Today I stumbled across Joy Kichi’s instagram account, where the artist shares her amazing glass cactuses and botanicals. Check ’em out!
I’m really feeling the southwestern vibe this morning, which makes perfect sense because I leave for Colorado tomorrow. Garrett and I are going on our (belated) honeymoon to the mountains. I’m looking forward to…
1. This piece by L.A.-based artist Frances Stark really speaks to some of the frustration I’ve been feeling recently with my own work. I don’t get writer’s block often, and I don’t often call it “writer’s block” (I usually just say I’m being lazy) but man, does this image hit the nail on its nasty little head. Why should you not be able to assemble yourself, Katy? (See more of Stark’s “trashy collage” aesthetic on Art Forum.)
2. Wet, Wet, always Wet. This indie pop band is just so freaking good, but this lyric is pure truth: “Some days just aren’t good for anything at all. Feel all those feelings but don’t make that call.” Listen to the song (which is fantastic and dreamy and upbeat and pensive at once) here.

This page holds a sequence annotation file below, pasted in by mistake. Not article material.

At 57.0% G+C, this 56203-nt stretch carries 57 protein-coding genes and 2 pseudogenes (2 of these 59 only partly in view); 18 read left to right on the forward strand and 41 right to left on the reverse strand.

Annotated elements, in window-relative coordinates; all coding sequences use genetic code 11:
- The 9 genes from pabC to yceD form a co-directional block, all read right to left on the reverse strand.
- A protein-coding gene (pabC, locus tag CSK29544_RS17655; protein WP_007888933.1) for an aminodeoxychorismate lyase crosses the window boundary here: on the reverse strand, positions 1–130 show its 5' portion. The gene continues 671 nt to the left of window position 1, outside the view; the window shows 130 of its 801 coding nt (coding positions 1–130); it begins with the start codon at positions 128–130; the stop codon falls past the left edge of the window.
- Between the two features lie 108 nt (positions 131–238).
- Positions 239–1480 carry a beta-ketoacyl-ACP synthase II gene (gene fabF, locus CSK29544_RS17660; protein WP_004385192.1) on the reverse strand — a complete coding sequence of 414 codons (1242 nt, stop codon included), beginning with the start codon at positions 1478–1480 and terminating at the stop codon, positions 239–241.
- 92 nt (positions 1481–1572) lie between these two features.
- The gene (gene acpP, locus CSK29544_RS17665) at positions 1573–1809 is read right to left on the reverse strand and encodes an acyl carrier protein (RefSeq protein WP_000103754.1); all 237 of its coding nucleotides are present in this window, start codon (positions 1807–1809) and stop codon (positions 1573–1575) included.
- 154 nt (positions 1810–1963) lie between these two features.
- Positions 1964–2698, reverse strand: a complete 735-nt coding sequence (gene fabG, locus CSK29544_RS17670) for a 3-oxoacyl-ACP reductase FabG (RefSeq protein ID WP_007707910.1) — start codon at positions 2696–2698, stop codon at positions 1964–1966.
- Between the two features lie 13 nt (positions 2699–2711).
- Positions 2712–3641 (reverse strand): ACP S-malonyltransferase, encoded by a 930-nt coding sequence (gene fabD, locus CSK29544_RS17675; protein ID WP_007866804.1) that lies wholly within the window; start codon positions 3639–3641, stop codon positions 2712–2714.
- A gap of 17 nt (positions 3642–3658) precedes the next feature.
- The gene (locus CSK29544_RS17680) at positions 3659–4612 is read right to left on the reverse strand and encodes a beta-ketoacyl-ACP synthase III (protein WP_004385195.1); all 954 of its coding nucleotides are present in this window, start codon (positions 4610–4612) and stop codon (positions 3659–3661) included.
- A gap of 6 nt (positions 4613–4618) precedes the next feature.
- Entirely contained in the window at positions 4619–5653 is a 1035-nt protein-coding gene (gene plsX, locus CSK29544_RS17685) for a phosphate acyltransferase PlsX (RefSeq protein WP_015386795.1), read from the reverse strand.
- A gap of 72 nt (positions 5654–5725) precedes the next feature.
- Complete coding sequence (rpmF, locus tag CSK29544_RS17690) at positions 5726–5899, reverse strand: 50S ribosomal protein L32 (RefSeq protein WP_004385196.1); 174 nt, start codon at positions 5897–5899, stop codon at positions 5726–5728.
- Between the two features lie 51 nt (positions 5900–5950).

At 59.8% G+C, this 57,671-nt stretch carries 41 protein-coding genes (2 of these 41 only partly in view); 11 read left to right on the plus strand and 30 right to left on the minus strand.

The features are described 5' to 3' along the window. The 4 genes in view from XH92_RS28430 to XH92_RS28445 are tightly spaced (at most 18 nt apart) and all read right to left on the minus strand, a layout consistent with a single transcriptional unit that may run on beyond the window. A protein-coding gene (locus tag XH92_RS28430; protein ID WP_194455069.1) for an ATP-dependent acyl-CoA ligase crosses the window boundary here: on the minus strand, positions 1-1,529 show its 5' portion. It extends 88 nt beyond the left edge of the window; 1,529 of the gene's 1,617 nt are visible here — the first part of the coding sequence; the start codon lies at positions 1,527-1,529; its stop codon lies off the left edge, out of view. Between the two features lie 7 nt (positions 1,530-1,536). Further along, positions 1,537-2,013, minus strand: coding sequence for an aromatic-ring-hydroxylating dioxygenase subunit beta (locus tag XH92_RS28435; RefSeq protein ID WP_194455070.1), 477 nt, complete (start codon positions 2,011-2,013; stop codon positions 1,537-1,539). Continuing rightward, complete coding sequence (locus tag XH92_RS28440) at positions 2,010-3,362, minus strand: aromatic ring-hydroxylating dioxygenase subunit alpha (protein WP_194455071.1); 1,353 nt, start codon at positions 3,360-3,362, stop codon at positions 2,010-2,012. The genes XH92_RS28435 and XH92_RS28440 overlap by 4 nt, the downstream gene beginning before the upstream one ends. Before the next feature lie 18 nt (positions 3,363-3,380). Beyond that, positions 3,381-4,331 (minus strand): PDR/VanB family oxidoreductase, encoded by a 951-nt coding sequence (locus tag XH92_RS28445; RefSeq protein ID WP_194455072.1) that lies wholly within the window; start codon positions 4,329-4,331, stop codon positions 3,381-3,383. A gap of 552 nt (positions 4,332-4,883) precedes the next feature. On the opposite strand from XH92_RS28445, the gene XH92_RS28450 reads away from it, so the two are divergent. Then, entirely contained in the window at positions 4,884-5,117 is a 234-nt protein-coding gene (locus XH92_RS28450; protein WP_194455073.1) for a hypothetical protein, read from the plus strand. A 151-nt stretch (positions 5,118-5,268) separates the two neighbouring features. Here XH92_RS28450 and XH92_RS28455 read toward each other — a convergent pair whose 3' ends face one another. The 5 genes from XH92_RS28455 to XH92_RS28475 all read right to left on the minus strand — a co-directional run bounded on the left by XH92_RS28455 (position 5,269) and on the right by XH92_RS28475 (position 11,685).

Food is something I think about all the time. As I’m eating lunch, I’m silently planning what I will have for dinner. I know many people don’t operate this way; my obsession is born from two things: a history of disordered eating and a real compulsion to savor everyday joys. I know, that’s a lot of contradiction. But I think it’s true. As much as food has given me grief in the past, it’s also something I adore. It’s the easiest, fastest way to gift yourself with a moment of happiness, a burst of pleasure. Out of all our cravings—and I know you crave more than just food because everyone does—it’s the most harmless to indulge (except earworms, but that’s a craving of another aural/oral sort).
And yet. Food is still so fraught, and that’s especially true for women. Hyper-realistic painter Lee Price digs her heels in and confronts the complex rat-king tangle of emotions that is nourishment in her recent series of self-portraits. “The areal view evokes the feeling of an out of body experience: the subject is watching herself engage in a compulsive behavior but is unable to stop. There is an absurdity to this act of compulsion. At the same time it is an attempt to find real nourishment,” she explains. There’s something at once both comforting and disturbing about these pictures. They feel brave. And yet. To call them brave seems strange. It’s just an artist eating food in a bathtub, right? It’s just a woman chowing down, right? But like, is it ever? (No.)
I won’t go into a big feminist rant here because I’m sleepy and that’s not really what I do on my blog anyway. But I will say this: I love her work. I love food. I hate food. I can’t imagine a world in which I would ever let someone photograph me eating in a bathtub. But Price did that to create her uncannily seductive paintings and that’s freaking badass.